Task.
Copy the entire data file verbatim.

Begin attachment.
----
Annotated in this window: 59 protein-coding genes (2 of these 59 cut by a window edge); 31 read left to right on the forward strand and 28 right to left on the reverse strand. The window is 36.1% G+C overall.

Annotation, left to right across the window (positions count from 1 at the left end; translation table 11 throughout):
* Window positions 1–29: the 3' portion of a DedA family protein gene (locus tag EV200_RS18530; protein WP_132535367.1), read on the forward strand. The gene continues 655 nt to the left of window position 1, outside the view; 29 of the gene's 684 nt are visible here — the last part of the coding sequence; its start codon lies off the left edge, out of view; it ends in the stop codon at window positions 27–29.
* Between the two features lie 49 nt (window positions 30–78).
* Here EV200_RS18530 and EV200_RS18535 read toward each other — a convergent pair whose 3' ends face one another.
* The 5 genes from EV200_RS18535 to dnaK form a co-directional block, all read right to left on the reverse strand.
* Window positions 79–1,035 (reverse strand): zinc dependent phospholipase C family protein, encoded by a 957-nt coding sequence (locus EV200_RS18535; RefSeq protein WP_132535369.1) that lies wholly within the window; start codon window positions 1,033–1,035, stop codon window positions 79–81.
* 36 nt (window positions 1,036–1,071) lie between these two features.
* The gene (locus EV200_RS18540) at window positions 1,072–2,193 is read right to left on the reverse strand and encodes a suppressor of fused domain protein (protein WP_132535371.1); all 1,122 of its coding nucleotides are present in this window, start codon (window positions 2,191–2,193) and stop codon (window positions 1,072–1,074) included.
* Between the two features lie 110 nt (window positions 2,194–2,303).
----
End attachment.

Annotated in this window: 59 protein-coding genes (2 of these 59 cut by a window edge); 31 read left to right on the forward strand and 28 right to left on the reverse strand. The window is 36.1% G+C overall.

Annotation, left to right across the window (positions count from 1 at the left end; translation table 11 throughout):
* Window positions 1–29: the 3' portion of a DedA family protein gene (locus tag EV200_RS18530; protein WP_132535367.1), read on the forward strand. The gene continues 655 nt to the left of window position 1, outside the view; 29 of the gene's 684 nt are visible here — the last part of the coding sequence; its start codon lies off the left edge, out of view; it ends in the stop codon at window positions 27–29.
* Between the two features lie 49 nt (window positions 30–78).
* Here EV200_RS18530 and EV200_RS18535 read toward each other — a convergent pair whose 3' ends face one another.
* The 5 genes from EV200_RS18535 to dnaK form a co-directional block, all read right to left on the reverse strand.
* Window positions 79–1,035 (reverse strand): zinc dependent phospholipase C family protein, encoded by a 957-nt coding sequence (locus EV200_RS18535; RefSeq protein WP_132535369.1) that lies wholly within the window; start codon window positions 1,033–1,035, stop codon window positions 79–81.
* 36 nt (window positions 1,036–1,071) lie between these two features.
* The gene (locus EV200_RS18540) at window positions 1,072–2,193 is read right to left on the reverse strand and encodes a suppressor of fused domain protein (protein WP_132535371.1); all 1,122 of its coding nucleotides are present in this window, start codon (window positions 2,191–2,193) and stop codon (window positions 1,072–1,074) included.
* Between the two features lie 110 nt (window positions 2,194–2,303).